By Dana Drugmand
Hawaii has officially joined the fight to hold fossil fuel companies accountable for the climate crisis. On Monday the City of Honolulu filed a lawsuit against 10 oil and gas companies, seeking monetary damages to help pay for costs associated with climate impacts like sea level rise and flooding.
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By Brett Walton
Defying a vote of the County Council, Maui Mayor Michael Victorino said on Oct.18 that he will not settle a Clean Water Act lawsuit that holds national implications for water pollution permitting.
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By Lorraine Chow
Kokia drynarioides is a small but significant flowering tree endemic to Hawaii's dry forests. Native Hawaiians used its large, scarlet flowers to make lei. Its sap was used as dye for ropes and nets. Its bark was used medicinally to treat thrush.
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By Kaitlin Grable
I was born on the island of O'ahu, 98 years after the U.S. supported an illegal coup in my hometown of Honolulu to overthrow Queen Liliuokalani and steal Hawaiian land. I was born in a Hawai'i that is radically and tragically different from the Hawai'i of my ancestors.
But in Hawai’i the continued legacies of colonialism and imperialism are destroying our ‘aina.<p>Countless Hawaiian sacred sites have been bulldozed, dismantled, developed and even used for military target practice.</p><p>Many Kanaka (Indigenous Hawaiians) are passionately fighting to raise awareness about the injustices they face, such as racism and displacement, while seeking to gain back control of their land. And right now, the world is watching as Hawaiians, both Indigenous Kanaka and non-Indigenous Kama'aina, are taking a stand against scientific imperialism in the form of the Thirty Meter Telescope.</p><p>These protectors, the Ku Kia'i Mauna, have been steadfast in their presence, creating blockades with their own bodies to prevent road access for weeks now.</p>
But this is about so much more than the desecration of sacred lands. This is about dismantling the systems of colonialism and imperialism that have destroyed and exploited our precious natural resources, and continue to do so with no regard for people or planet.<p>Hulali Kau, a writer and advocate working in Native Hawaiian and environmental law, said it best: </p><blockquote>"To anyone that continues to try to frame TMT as a science versus culture argument, I would say that this struggle over the future of Mauna Kea is actually about how we manage resources and align our laws and values of Hawaii to connect a past where the state has subjected its Indigenous people to continued mismanagement of it lands with its uncertain future."</blockquote>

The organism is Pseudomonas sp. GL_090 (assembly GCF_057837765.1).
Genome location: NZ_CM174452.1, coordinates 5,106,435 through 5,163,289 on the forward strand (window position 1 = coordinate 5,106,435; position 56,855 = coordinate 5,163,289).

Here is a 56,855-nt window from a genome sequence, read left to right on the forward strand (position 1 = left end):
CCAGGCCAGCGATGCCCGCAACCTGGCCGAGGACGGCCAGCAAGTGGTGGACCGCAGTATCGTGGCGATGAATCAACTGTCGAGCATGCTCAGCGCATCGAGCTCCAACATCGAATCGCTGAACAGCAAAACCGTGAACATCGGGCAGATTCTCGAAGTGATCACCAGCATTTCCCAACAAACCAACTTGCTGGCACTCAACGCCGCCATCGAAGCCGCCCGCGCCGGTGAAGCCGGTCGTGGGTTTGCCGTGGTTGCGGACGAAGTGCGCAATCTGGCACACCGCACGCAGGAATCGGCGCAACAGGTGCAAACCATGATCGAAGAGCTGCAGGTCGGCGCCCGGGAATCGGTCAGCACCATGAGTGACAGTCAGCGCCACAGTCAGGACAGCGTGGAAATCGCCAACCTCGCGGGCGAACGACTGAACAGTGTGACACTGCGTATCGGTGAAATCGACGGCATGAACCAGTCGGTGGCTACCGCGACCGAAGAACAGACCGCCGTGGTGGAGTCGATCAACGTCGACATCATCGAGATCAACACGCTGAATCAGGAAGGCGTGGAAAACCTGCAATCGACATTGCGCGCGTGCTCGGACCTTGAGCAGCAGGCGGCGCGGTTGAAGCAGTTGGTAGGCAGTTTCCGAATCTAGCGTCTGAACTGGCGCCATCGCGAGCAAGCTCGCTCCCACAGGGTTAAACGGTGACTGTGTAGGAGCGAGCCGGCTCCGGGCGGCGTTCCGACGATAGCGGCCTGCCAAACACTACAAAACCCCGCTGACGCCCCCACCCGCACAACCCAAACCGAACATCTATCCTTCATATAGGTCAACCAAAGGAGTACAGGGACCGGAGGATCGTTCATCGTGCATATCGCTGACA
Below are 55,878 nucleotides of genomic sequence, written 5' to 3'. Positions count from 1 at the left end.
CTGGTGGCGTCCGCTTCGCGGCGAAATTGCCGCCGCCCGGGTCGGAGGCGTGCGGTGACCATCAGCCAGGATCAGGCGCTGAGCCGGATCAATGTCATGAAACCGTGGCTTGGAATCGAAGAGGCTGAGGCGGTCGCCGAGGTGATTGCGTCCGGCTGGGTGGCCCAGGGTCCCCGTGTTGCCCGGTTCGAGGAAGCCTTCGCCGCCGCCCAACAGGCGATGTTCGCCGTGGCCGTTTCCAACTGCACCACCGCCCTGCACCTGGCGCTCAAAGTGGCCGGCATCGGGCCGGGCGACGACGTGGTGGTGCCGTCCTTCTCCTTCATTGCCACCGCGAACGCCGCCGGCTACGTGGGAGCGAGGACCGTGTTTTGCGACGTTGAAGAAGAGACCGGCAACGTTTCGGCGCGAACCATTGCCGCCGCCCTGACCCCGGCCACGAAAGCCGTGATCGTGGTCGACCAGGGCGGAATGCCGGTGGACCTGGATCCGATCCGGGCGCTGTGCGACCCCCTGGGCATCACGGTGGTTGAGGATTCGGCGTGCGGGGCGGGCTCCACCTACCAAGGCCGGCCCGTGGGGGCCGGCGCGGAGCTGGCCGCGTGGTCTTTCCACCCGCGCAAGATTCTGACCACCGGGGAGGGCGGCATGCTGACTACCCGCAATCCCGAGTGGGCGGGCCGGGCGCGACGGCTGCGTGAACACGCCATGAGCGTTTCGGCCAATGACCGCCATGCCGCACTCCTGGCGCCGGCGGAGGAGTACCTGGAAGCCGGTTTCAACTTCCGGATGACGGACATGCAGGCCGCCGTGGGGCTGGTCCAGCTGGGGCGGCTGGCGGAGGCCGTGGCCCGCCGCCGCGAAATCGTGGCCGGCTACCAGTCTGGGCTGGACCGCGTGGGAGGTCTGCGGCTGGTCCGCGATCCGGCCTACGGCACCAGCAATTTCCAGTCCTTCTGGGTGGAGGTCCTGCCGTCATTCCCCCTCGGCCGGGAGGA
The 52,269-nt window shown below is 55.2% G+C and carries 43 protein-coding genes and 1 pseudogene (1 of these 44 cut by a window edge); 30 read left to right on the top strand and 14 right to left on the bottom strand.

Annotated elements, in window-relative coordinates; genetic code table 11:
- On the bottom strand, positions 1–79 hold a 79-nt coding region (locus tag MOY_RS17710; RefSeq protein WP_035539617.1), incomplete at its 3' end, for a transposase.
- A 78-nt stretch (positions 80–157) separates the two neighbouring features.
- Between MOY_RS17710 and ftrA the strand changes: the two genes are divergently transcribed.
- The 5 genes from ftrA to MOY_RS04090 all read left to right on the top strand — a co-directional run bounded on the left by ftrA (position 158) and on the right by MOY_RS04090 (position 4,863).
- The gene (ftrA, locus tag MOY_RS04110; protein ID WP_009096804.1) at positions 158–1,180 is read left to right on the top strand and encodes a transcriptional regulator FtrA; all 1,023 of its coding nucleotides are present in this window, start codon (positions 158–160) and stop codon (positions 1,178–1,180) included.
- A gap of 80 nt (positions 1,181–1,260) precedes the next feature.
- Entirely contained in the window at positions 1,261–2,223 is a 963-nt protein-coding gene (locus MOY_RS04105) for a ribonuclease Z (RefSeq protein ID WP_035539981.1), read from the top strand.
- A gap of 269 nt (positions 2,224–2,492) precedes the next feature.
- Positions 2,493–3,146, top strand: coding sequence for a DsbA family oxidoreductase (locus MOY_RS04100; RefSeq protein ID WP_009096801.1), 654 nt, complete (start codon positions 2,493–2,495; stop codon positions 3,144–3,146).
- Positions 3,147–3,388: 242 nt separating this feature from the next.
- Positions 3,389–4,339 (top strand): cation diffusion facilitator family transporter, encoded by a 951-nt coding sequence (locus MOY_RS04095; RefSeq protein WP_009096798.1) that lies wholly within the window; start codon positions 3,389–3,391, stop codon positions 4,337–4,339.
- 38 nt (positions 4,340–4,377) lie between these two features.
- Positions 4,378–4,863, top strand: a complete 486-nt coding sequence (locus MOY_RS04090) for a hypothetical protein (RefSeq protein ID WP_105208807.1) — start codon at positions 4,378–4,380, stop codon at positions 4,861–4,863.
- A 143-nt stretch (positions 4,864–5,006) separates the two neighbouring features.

Hawaii's Kilauea volcano could be gearing up for an eruption after a pond of water was discovered inside its summit crater for the first time in recorded history, according to the AP.
‘It’s About Respecting a Culture’: Dwayne ‘The Rock’ Johnson Visits Mauna Kea Protests to Lend Support
Native Hawaiians may be fighting to protect Mauna Kea from a giant telescope, but now they have a different kind of star power on their side. Dwayne "The Rock" Johnson, one of the world's highest-grossing actors, visited the protesters Wednesday to lend support, Hawaii News Now reported.
By Jessica Corbett
A week after construction was scheduled to resume on a long-delayed $1.4 billion telescope at the summit of Mauna Kea — a dormant volcano on Hawaii's Big Island — thousands of Native Hawaiians who consider the mountain sacred continued to protest the planned observatory.
A decade-long fight over the proposed construction of a giant telescope on a mountain considered sacred by some Native Hawaiians came to a head Wednesday when 33 elders were arrested for blocking the road to the summit, HuffPost Reported.
In a case watched closely both by polluting industries and clean water advocates across the nation, the U.S. Supreme Court agreed to take up an appeal of a Clean Water Act case out of Hawaii concerning treated sewage flowing into the Pacific Ocean from injection wells.
A damaging storm pummeled the Hawaiian islands over the weekend, downing trees and power lines, raising 60-foot-waves, and potentially breaking records for wind speed, low temperatures and snowfall. And scientists say this is exactly the kind of extreme weather event made more likely by climate change.
"There's no place on the planet where (people) can expect to see conditions as they have been in the past," University of Hawaii at Mānoa Earth Sciences professor and Honolulu Climate Change Commission vice chair Chip Fletcher told USA Today of the weekend's storm.
House Bill 808, which outlaws the intentional killing, capture, abuse or entanglement of sharks and rays in state marine waters, passed its first committee meeting on Wednesday. The upper chamber version, Senate Bill 489, secured its first committee approval late last month and passed a second reading on Monday.